As an international student from Brazil, Julia Novis ’25 has expanded her global experiences through immersive education by serving as a student manager in LMU’s Global House, which is right outside the gates of the campus, and joining a global immersion trip with her class from the LMU Bellarmine College of Liberal Arts. These experiences combined have created a powerful globally connected experience providing Novis with the chance to find and embrace community in each of these spaces.
Leaving a life in Brazil to pursue an education in psychology in the U.S. was not something she thought she would do; she originally wanted to pursue music. As she began to research institutions to attend, she found herself drawn to LMU and felt like the school really spoke to interests. “It feels like something just pushed me to be here and it honestly felt kind of random, no one from my school came here, but it has felt like destiny to find this place,” said Novis. “Some of the best parts of my experience here have been finding the Brazilian community here at LMU. I have learned to have and give a lot of grace by learning and experiencing a different society and culture. It has helped me to have more of an open mind, become more self-aware, and grow.”
Some of that growth has been around living and serving as a student manager in LMU’s Global House community. “I originally wanted to live in the Global House because I didn’t have a car here on campus but I wanted to try to live off campus and still have easy ways to get involved with the campus community,” said Novis. “I also wanted to live in a community where I could grow, not necessarily living with my closest friends. The Global House has allowed me to have both of those things and is a small community, seven people living in the U.S. but then we have a couple people who are international and have been in the U.S. for a lot of years.”
As a community the house members connect over monthly meals and attend on-campus cultural events to expand their knowledge as global citizens during their time at LMU. “During the monthly dinners we go out together and shop for the meals and we have been attending each of the cultural events all together as a group,” said Novis. “The bonds we have created over homework or meals have really helped us live together and be a small community in this house. As a house manager, the experience is helping me to grow and learn to help be a bridge for what is happening in the house and build my communication skills. Together as a group we attended two cultural events in the library and a film screening. My advice to anyone who wants to live in the house would be to not be afraid, living in this tight knit community is about sharing both the space and each other’s cultures. From communication to learning to share, each of these things have helped me grow as an individual and growth is good for you in general.”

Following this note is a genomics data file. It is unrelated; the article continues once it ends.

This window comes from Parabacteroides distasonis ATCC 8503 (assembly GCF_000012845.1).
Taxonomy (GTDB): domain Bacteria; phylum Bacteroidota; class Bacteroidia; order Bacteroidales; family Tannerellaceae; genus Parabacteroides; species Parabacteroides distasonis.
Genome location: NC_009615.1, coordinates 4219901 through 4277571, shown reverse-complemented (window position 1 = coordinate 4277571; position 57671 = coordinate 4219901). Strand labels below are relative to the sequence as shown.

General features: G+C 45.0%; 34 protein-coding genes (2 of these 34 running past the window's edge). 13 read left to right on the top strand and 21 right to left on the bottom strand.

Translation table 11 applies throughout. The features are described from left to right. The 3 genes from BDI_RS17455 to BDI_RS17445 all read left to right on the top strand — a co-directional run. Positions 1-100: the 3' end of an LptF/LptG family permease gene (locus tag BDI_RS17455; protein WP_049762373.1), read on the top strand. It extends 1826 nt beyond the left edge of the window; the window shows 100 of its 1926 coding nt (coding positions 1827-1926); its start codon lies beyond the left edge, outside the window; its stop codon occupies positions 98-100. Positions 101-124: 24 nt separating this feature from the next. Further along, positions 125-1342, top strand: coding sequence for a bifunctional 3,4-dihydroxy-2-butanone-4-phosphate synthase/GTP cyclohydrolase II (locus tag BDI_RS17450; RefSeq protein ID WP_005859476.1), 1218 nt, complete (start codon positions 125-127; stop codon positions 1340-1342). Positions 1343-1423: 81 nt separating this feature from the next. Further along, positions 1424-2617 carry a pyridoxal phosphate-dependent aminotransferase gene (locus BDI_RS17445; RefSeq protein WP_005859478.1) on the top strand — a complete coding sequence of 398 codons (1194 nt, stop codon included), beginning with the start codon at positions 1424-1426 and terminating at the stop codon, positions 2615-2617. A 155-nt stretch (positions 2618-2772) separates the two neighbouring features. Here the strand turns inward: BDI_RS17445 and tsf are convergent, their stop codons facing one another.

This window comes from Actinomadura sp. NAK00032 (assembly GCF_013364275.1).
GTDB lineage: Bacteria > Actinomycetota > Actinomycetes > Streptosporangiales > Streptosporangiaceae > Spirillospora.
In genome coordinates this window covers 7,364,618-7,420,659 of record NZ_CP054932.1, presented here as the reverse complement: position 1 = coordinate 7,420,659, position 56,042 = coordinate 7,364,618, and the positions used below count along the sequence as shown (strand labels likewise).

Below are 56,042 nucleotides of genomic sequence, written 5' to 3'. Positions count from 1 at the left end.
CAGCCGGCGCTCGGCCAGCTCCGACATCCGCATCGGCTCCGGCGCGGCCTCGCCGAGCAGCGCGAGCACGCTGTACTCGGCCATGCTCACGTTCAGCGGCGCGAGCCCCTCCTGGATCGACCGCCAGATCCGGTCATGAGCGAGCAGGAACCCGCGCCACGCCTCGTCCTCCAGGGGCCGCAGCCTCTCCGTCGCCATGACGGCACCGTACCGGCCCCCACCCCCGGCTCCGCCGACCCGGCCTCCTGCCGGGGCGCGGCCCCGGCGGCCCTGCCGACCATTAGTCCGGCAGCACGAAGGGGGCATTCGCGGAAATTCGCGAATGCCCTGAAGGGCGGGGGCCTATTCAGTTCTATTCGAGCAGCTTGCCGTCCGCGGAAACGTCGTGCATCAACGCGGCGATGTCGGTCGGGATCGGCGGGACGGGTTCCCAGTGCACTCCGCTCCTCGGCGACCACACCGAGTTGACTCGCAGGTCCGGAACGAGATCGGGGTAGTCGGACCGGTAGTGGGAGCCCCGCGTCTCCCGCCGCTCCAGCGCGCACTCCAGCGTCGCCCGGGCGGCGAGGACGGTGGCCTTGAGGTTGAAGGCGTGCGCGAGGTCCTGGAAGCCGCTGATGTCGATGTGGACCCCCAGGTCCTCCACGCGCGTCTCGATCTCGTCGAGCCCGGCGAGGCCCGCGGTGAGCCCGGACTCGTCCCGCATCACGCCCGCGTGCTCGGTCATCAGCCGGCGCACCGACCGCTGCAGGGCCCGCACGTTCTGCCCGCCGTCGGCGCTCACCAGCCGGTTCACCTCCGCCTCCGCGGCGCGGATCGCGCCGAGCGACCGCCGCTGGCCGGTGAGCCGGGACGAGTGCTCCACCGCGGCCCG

One of the ways Novis has also expanded her global education was last spring when she took the “African and Black Psychology” course through BCLA to Ghana last May. The spring semester course taught by Cheryl Grills, Ph.D., and Deanna Cooke, Ph.D., challenges students to critically analyze their current understanding of Africa and its people, their perception of the value of African culture and the relevance of the paradigm of Western psychology. Students were exposed to indigenous African knowledge in philosophy, psychology, medicine, spirituality, and history. These frames were used to help interrogate how Black people globally are portrayed – often negatively – how they are erased from the discourse in these disciplines, and how an African-centered perspective counters the long-standing and dominant narrative of Black inferiority. At the end of the course, the students and professors all traveled to Ghana to experience the community and these ideas first-hand.
Novis describes this immersion trip as life changing, especially after traveling to other countries, the coursework and preparation for the experience powerful and draw some connection to her Brazilian roots. “During the course, we talked a lot about how Western culture has limited our experiences and our knowledge as a society on things like psychology,” said Novis. “We don’t always connect the things we are learning and what we experience in culture together. As soon as we landed in Ghana, you could feel the heat and humidity, and I really started to feel like I was home in Brazil. Everything is so colorful in Ghana and the community was so welcoming, it’s one of the places in the world where I have felt the most welcome. For me the experience was grounded in what we learned about and from the community in Ghana, known as “ubuntu,” which translates to ‘I am because we are’ and is about the humanity we have towards one another. This experience was important to me because it helped expand my mind and open my heart and light a path for so many experiences. Thank you so much to Dr. Grills and Dr. Cooke for making this experience possible, I am forever grateful.”
Novis also serves with Intercultural Facilitators, a group of students who are highly developed in the principles of facilitations and help facilitate dialogue between students in critical cultural conversations. As part of their training, each IF has to write and be able to share their story of self as a way to open the dialogue and be vulnerable with students to help them feel comfortable to engage in the conversation. After the immersion experience in Ghana, Novis was so moved by the experience that she changed her story of self. “When I was writing it down and creating it, you have to go back to your childhood with the tools you have now, you reflect on your past experiences and how each of those experiences shaped what you are doing now and why you are here.”